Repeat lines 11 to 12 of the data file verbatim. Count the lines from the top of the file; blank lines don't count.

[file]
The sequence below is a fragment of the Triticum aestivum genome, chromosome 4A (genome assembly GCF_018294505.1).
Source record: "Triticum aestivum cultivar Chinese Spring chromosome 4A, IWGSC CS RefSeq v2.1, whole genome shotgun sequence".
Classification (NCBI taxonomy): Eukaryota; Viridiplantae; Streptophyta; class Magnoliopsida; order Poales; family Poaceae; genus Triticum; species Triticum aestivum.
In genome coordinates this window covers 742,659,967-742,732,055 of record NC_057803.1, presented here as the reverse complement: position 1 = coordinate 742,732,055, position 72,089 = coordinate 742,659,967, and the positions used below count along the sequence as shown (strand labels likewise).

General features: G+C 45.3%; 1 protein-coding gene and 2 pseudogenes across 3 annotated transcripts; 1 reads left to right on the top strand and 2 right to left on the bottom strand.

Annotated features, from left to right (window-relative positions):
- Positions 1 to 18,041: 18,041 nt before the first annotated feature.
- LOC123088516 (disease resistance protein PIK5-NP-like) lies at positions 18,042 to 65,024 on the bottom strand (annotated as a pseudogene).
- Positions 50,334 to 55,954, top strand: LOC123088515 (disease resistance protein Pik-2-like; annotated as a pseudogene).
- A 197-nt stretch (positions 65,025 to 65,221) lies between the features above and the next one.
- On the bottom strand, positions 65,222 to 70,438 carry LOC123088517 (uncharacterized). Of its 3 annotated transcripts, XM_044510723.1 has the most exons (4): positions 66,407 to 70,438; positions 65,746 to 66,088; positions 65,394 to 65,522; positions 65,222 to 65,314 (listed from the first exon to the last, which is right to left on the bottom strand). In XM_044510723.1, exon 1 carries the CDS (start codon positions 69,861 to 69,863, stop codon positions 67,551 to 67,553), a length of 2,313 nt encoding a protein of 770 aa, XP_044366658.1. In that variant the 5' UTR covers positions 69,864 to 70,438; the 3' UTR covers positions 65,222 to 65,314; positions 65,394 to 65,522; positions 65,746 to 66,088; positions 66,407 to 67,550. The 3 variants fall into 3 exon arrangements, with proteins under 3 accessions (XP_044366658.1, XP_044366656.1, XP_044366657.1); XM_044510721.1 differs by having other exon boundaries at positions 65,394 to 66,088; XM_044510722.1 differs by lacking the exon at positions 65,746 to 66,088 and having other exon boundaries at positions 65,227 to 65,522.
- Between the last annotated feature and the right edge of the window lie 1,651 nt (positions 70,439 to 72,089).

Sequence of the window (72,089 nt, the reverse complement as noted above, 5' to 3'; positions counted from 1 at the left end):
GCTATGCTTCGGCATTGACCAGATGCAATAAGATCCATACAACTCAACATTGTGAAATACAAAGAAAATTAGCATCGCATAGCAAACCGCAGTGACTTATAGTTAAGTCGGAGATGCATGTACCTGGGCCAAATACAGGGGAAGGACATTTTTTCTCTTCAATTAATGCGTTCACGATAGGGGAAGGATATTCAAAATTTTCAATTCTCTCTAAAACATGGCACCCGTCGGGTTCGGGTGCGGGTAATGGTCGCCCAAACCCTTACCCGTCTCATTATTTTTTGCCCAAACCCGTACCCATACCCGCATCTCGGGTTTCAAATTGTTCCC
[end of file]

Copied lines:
- On the bottom strand, positions 65,222 to 70,438 carry LOC123088517 (uncharacterized). Of its 3 annotated transcripts, XM_044510723.1 has the most exons (4): positions 66,407 to 70,438; positions 65,746 to 66,088; positions 65,394 to 65,522; positions 65,222 to 65,314 (listed from the first exon to the last, which is right to left on the bottom strand). In XM_044510723.1, exon 1 carries the CDS (start codon positions 69,861 to 69,863, stop codon positions 67,551 to 67,553), a length of 2,313 nt encoding a protein of 770 aa, XP_044366658.1. In that variant the 5' UTR covers positions 69,864 to 70,438; the 3' UTR covers positions 65,222 to 65,314; positions 65,394 to 65,522; positions 65,746 to 66,088; positions 66,407 to 67,550. The 3 variants fall into 3 exon arrangements, with proteins under 3 accessions (XP_044366658.1, XP_044366656.1, XP_044366657.1); XM_044510721.1 differs by having other exon boundaries at positions 65,394 to 66,088; XM_044510722.1 differs by lacking the exon at positions 65,746 to 66,088 and having other exon boundaries at positions 65,227 to 65,522.
- Between the last annotated feature and the right edge of the window lie 1,651 nt (positions 70,439 to 72,089).